Build better puppy and kitten kits

Build better puppy and kitten kits

Don't whiff on this all-important chance to bond clients to your practice for life.
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Mar 01, 2008



Confession time: Are your puppy and kitten kits a jumble of cobbled together materials you haven't even read? If so, you're missing a great opportunity to educate new clients and bond them to your practice.

When clients visit your practice, you face the age-old problem: Give them too much and it'll likely end up in the recycle bin. Too little, and you risk missing topics clients care about—and you may lose credibility, too. So what should you include?



"Your kits should introduce new owners to the world of pets and address pet owners' common questions and problems," says Karen Sabatini, a Firstline Editorial Advisory Board member and a receptionist at Ardmore Animal Hospital in Ardmore, Pa. "And the contents should reflect your practice's ethics and philosophy."

Use these tips to improve your kits:

  • Brand your handouts. All handouts should feature your practice name, contact information, and logo, which should reproduce well in black and white.

Keep handouts with tailored information on hand to customize kits as necessary, says Pam Stevenson, CVPM, a consultant with Veterinary Management Results in Durham, N.C. She also recommends practices develop a schedule of client education topics—from parasites and zoonotic diseases to behavior training—team members will address at each visit.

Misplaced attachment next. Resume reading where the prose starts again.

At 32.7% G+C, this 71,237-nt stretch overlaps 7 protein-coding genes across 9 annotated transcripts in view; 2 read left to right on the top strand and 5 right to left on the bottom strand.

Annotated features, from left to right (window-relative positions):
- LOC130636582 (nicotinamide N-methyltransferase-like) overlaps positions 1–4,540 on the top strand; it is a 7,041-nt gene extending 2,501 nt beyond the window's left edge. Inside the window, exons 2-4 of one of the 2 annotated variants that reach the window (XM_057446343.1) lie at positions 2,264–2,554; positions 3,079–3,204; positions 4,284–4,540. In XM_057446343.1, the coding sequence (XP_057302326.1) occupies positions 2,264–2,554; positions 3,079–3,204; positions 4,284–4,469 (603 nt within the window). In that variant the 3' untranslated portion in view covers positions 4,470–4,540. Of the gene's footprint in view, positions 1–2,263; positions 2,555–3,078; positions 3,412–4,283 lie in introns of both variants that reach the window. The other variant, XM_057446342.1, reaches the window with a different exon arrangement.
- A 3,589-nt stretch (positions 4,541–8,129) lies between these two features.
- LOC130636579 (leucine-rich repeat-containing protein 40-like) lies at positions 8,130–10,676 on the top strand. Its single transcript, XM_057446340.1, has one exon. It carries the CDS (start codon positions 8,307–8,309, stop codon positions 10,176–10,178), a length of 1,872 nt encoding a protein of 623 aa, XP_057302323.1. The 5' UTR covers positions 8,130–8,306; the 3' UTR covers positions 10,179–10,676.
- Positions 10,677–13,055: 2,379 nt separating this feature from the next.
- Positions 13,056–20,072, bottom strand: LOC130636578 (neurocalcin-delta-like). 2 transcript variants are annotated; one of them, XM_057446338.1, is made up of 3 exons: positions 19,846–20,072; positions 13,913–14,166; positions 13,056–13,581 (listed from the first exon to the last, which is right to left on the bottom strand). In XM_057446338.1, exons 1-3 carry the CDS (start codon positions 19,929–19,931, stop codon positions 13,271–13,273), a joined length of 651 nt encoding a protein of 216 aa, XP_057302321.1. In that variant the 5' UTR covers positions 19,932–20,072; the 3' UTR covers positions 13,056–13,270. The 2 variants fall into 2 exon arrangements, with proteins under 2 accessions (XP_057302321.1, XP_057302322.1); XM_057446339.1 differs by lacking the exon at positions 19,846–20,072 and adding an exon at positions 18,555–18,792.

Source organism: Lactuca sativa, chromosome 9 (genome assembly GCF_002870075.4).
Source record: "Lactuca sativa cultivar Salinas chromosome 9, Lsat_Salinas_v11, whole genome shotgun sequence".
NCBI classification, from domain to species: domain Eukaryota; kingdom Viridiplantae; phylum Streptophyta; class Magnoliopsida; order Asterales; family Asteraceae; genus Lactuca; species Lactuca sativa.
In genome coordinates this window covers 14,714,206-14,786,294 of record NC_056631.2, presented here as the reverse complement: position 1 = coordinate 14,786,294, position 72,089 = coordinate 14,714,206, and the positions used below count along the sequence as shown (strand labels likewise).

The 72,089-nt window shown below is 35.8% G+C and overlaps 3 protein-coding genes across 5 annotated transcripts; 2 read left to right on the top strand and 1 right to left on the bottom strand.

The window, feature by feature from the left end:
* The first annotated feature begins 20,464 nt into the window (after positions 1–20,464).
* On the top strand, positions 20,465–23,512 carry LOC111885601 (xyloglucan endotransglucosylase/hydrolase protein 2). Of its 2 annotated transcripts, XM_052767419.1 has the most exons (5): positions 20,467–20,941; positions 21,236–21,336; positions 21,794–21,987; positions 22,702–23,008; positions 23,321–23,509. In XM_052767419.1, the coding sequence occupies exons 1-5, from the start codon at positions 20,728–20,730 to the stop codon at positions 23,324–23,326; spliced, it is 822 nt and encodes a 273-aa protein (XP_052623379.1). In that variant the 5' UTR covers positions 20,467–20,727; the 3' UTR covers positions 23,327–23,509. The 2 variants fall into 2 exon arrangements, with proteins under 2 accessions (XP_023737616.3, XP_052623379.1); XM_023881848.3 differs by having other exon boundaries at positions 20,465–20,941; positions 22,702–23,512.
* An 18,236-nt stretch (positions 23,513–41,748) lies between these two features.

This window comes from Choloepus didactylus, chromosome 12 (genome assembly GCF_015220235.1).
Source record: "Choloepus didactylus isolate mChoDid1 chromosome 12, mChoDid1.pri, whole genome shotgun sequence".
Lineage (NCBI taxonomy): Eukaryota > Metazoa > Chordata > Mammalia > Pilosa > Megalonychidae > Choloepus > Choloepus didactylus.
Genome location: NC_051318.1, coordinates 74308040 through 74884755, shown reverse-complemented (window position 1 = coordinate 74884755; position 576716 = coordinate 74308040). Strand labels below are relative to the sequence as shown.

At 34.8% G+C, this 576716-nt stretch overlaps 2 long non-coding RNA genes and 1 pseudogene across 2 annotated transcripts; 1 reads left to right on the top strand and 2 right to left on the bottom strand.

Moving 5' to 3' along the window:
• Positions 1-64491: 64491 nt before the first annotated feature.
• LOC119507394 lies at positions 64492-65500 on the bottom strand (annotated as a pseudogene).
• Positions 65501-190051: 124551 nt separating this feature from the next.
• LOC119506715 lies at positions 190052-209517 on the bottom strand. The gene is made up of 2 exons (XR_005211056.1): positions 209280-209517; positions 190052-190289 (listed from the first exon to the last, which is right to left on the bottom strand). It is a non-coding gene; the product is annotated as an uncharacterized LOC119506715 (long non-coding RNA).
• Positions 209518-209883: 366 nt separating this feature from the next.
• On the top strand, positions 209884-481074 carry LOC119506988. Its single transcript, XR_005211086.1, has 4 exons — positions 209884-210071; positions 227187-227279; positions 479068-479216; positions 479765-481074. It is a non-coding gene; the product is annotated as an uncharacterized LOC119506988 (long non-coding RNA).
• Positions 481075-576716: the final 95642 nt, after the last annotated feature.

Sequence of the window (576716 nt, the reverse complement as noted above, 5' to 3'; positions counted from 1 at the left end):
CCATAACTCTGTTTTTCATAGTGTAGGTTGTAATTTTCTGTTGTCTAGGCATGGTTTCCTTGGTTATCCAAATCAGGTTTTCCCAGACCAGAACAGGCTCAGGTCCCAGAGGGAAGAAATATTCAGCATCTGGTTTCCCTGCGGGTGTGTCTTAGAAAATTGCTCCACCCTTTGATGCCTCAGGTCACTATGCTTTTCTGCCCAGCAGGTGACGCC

• Offer free stuff—with your practice name and logo on it, of course.

"Clients should always leave appointments carrying an item with your practice name on it," says Stevenson. "This is even more important if your kits feature another business's information or product. So find a reason to give clients a bag branded with your practice, too."

Even better, give clients a branded gift, such as a leash, cat carrier, or calendar featuring your practice's patients. Another great gift: an identification tag with your practice name and phone number on one side and the client's and pet's information on the other, Stevenson says. "Name tag inscription machines are inexpensive and you can inscribe tags during visits."

  • Recommend additional reading. Your kits aren't all things puppy and kitten, but your practice can be. Use your kits to position yourself as the knowledgeable expert, and offer more information in print and on your Web site for clients who need to learn more about house training, litter box issues, and behavior.


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Ideally, your kits arm pet parents with an arsenal of information without bombarding them. And remember to keep this first visit fun, Stevenson adds, by giving hospital tours, introducing available doctors and team members, or inviting clients to your practice's next event.

"Excellent communication and service, combined with thorough kits and fun gifts, help bond clients to your practice," says Stevenson. "Just remember to offer the same high-quality service and communication at all future visits."